“It’s unfortunate that this isn’t being done as a proper research topic within academic circles,” Molina says. “The challenges of reliability, longevity and long-term operation with robotics are very interesting and difficult, so it’s sad there’s little research being done.”

Even so, the Avidbots team believes industry-wide safety regulations fit for mass-market autonomous machines of this type are coming within the next three years. As part of that policy-setting process, the Avidbots team believes certain standards, such as larger collision detection radii and more powerful sensors, should become best practice. By continually iterating the Neo, the Avidbots team takes pride in being a part of standardization for this type of robot.

What’s been the biggest move for Avidbots this year is a partnership with Compass Group Canada – a food service and support services company based in Mississauga. The partnership began with an application phase, basically Compass Canada testing out the Neo to find a suitable fit.

Loving what the machine is capable of, Compass purchased one of the Neo machines and will roll it out with the company’s facilities management subsidiary, Eurest Services, for their education-based clients. Molina and Sheikh hope Eurest’s adoption of the Neo will increase its visibility with other Compass companies.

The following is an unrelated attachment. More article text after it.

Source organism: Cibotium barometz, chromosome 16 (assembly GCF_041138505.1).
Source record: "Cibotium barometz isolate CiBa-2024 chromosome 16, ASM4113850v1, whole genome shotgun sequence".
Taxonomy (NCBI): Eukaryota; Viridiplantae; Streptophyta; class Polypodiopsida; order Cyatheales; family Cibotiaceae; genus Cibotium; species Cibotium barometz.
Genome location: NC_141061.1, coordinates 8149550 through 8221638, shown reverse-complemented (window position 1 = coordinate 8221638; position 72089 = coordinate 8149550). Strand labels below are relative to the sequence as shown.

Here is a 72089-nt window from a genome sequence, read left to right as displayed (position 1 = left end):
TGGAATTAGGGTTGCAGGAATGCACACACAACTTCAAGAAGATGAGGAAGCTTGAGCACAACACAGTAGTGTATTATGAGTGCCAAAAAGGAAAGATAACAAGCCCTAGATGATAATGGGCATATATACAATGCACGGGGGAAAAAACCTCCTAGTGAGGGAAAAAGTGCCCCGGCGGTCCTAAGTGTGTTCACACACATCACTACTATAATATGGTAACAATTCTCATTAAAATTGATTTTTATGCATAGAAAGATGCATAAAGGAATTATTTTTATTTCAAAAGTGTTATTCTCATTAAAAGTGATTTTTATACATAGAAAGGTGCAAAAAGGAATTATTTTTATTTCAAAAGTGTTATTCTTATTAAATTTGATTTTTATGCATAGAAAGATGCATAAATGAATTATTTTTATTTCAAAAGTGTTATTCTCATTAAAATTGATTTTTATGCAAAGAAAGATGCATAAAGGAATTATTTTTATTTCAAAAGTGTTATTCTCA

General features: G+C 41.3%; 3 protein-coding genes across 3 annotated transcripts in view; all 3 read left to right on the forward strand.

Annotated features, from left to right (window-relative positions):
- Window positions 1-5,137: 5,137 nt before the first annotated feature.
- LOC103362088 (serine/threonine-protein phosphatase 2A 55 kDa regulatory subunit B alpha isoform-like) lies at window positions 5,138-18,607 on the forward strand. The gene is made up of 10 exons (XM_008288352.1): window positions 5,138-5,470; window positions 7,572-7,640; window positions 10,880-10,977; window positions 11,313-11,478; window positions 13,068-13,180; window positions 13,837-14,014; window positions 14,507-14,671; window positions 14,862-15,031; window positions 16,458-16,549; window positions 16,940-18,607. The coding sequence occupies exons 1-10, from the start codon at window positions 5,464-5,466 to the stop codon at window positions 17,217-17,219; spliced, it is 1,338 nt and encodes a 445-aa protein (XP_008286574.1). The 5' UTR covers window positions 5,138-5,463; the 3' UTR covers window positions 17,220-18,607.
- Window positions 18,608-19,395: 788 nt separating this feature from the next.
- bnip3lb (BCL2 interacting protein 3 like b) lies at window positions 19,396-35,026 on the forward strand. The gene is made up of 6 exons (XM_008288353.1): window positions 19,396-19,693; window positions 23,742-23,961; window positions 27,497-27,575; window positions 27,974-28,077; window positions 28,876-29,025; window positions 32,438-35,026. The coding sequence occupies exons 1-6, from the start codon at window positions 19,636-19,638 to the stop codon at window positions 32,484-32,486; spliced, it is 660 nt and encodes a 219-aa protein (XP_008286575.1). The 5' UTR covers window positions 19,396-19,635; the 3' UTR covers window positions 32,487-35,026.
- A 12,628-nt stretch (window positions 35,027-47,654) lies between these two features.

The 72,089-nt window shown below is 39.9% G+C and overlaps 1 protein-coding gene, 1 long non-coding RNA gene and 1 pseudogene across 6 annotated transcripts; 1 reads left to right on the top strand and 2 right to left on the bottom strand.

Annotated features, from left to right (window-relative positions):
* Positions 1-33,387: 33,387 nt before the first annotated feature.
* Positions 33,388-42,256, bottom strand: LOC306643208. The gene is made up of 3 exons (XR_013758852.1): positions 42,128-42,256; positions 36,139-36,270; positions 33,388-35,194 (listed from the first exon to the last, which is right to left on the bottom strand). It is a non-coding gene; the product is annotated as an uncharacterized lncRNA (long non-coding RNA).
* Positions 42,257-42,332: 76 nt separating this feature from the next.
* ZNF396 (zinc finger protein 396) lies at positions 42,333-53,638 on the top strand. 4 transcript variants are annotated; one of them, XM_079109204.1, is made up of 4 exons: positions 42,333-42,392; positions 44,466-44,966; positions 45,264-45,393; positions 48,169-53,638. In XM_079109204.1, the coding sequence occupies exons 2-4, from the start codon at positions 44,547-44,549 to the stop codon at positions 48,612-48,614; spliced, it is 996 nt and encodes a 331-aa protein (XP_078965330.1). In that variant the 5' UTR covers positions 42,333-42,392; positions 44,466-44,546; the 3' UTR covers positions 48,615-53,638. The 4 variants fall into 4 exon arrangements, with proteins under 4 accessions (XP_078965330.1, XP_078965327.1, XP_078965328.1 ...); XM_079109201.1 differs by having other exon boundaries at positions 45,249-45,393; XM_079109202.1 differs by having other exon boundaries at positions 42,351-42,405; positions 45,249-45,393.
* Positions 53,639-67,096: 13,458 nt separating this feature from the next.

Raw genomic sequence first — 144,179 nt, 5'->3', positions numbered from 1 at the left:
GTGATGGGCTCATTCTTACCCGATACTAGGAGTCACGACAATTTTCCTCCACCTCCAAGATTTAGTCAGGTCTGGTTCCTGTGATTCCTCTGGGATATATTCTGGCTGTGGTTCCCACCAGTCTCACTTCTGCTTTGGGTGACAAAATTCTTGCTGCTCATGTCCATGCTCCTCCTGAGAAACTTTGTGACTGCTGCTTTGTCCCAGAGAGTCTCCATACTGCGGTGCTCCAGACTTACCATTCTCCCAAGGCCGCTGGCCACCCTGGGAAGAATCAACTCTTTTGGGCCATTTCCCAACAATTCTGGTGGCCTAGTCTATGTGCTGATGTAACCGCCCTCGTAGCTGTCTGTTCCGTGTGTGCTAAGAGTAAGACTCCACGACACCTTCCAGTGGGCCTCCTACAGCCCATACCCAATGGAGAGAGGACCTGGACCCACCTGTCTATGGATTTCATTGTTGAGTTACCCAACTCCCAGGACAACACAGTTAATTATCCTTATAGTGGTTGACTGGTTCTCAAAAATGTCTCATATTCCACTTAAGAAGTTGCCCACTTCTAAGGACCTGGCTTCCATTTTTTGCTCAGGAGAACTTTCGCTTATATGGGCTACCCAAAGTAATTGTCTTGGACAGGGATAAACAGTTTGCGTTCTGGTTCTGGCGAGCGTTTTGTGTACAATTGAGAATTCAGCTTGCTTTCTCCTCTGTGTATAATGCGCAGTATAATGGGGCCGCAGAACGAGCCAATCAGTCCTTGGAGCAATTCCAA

“The Neo has proven to be a cost-effective and productive tool for our operations team, allowing us to maintain our commitment to continuous improvement and innovation for our clients,” says Paul Rocha, VP Operations for Eurest Services.

Additionally, Neo works in tandem with a web portal that provides real-time data to how much area the Neo has cleaned and how much water is being utilized. Color-coded maps, productivity statistics, run time, water-usage, maintenance, and other diagnostics are also available. Now with this technology, companies have access to metrics and KPIs previously unavailable to them.

In terms of the future, Avidbots is focusing primarily on getting the Neo in as many hands as possible, the Compass Canada relationship being a step in the right direction. When asked about future models for different applications, Molina says there’s nothing planned but Avidbots is certainly open to the idea.